Trade shows are great opportunities for businesses to reach out to potential clients. During an expo, consumers are actively researching different establishments and trying to decide which one would provide the best services or products to meet their needs.
Owners and marketers know that every choice they make leading up to a trade show may lead to larger returns or wasted time. It's important to learn the basic steps so that every event leads to growth and increased brand recognition.
Pick the right show
There is simply no way to be successful if you take your exhibition to the wrong trade show. For example, an office supply company probably won't find many new clients at a convention for car manufacturers and dealers. Take the time to research different conventions and see where the competition is heading, but also consider the size and demographics of a show.
Start-ups might want to attend larger shows in an effort to attract as much new business as possible. Mid-sized enterprises might want to consider attending smaller shows to avoid expanding too rapidly before developing a system to handle the massive increase in clients.
- For owners looking to expand their companies' reach, finding shows in different markets might be the key to finding a consumer base in a new location.
Be visible during the event
Having a corner booth in a high-traffic location is ideal because consumers from every direction are likely to walk by and potentially start talking to one of your representatives. Unfortunately, every business is vying for a trade show's prime real estate - but even companies that are hidden in the back can draw a copious amount of attention by marketing correctly.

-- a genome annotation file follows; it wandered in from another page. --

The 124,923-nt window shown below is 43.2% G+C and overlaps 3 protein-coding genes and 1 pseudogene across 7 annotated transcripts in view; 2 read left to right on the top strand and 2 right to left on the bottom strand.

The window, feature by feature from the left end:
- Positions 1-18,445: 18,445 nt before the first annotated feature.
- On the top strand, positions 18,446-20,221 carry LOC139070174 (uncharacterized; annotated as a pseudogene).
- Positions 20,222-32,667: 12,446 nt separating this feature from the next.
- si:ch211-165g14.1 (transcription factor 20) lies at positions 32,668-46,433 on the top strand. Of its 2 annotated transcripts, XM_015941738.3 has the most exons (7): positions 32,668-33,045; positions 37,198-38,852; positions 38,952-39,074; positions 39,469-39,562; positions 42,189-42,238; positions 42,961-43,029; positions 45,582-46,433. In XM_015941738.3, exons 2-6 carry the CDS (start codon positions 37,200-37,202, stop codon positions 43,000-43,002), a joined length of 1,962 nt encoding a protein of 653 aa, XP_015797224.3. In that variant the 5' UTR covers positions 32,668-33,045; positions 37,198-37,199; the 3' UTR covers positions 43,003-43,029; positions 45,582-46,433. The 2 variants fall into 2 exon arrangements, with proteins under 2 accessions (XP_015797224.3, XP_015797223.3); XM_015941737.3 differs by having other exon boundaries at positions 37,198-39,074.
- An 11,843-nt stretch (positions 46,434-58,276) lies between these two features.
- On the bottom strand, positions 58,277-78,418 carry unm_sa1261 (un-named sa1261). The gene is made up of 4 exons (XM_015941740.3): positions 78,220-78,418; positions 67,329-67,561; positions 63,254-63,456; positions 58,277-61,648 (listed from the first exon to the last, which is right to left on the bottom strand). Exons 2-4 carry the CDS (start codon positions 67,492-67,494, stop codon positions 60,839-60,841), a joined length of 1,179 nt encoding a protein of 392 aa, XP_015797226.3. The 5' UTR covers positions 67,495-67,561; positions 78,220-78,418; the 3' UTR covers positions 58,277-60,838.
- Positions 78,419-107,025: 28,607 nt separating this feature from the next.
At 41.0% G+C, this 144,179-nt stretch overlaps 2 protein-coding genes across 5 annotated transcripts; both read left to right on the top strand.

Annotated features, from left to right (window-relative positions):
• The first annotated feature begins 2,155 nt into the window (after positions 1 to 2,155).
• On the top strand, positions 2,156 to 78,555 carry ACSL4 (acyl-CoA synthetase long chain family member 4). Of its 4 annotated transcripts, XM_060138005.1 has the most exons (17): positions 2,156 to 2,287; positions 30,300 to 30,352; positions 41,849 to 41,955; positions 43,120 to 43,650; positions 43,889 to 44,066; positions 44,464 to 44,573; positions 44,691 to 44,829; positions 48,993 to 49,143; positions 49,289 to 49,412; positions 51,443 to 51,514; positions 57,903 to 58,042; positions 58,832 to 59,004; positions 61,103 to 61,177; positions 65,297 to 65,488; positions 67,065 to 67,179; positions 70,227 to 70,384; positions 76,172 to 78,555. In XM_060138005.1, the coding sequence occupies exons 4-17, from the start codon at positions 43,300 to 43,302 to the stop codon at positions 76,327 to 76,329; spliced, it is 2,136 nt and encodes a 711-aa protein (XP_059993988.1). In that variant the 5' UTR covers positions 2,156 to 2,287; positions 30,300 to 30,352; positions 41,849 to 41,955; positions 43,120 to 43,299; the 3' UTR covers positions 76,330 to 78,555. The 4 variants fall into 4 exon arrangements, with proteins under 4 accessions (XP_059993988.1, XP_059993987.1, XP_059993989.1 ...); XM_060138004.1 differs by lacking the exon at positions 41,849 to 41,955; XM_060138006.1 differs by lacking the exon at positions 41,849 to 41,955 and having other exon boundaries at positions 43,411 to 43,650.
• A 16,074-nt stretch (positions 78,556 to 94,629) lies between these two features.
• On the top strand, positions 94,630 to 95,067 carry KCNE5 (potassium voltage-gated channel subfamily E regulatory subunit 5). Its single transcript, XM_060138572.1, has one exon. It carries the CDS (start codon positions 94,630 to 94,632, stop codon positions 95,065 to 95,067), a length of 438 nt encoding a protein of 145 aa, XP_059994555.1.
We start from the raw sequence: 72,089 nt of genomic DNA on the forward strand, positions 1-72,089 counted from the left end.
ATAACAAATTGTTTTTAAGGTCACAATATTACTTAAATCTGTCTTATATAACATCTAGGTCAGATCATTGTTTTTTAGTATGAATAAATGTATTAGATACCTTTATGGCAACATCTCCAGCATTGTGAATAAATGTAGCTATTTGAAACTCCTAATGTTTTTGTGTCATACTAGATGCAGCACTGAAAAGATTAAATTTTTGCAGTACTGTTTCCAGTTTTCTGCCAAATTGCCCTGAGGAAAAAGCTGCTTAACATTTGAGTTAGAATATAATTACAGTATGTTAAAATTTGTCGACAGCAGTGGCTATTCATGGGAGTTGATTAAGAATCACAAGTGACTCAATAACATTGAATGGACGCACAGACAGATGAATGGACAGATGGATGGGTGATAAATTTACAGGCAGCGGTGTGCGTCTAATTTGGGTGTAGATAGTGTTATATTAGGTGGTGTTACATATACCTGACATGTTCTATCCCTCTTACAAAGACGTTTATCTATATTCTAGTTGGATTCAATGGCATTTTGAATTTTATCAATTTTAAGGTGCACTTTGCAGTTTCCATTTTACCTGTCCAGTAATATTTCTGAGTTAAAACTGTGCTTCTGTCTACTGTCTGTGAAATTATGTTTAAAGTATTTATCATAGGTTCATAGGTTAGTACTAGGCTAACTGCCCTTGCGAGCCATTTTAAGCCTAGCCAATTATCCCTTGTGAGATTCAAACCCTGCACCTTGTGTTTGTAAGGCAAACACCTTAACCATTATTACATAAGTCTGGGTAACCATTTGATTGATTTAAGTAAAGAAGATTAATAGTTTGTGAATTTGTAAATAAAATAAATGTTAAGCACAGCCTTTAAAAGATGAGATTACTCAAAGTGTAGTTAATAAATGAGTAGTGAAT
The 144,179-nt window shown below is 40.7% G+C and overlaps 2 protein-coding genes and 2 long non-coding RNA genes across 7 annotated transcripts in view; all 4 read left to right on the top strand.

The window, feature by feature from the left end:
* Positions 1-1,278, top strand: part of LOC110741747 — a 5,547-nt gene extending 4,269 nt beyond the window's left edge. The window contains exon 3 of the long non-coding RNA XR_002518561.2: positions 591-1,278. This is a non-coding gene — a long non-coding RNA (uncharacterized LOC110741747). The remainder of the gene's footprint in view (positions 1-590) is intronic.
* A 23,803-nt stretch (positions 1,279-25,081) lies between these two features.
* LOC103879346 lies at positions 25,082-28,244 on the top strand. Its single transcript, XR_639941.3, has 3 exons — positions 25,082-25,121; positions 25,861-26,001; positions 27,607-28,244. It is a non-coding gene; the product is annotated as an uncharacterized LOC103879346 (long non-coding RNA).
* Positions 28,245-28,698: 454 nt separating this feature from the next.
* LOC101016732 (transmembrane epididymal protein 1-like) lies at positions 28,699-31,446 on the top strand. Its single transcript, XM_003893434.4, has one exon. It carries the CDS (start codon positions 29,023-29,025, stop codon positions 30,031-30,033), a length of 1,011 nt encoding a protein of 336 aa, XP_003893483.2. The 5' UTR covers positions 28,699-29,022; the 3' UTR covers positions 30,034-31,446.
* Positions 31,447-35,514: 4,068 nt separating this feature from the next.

- Keep promotional advertising clear and concise so potential clients know what products your establishment offers without over-cluttering the space. Business2Community recommends bringing the most energetic and knowledgeable staff members to a trade show to impress consumers with your company's customer service. Trade show giveaways are great incentives to attract prospective business to a booth and start engaging in a dialog with buyers.
Give something away
It's unlikely that consumers will turn down a free gift. Promotional products don't have to be extravagant and flashy to be valuable; those traits might be detrimental because they'll limit how many giveaways your business can afford to offer. Designing small, functional products can still attract a crowd and create long-term brand awareness.
Small Biz Daily recommends giving away products that only are relevant to consumers and the event. For example, a promotional USB drive might be more useful than a wall calendar to clients who work in the technology sector. Regardless, consider what would be most valuable to both you and the customer.
- During a trade show consumers are walking around and discussing details with various establishments, some of which may be your competition; giving away promotional notepads and logo ink pens could advertise your company even while potential clients are taking notes during a discussion with another vendor.
Follow up on leads
A trade show may end, but the real key to success is just beginning - generating returns by turning leads into customers. It's important to touch base with consumers and establish a rapport to build a business relationship. Promotional items help develop visibility for a brand, but employees have to capitalize on it. Information should be kept so a company contacts every consumer who showed even a passing interest.
The basic steps for a trade show can help any establishment make the most of every event. Taking the time to stop and consider the goals of each conference can help owners develop a plan to create a strong presence at a conference and find new business.
Photo credit: ehow.com
Mariel Milla is the Content Manager at Myron Corporation, a company specializing in promotional products and business gifts such as personalized calendars and promotional pens. She holds an MBA with wide experience in the service, retail and web industries. Follow Myron on twitter @MyronCorp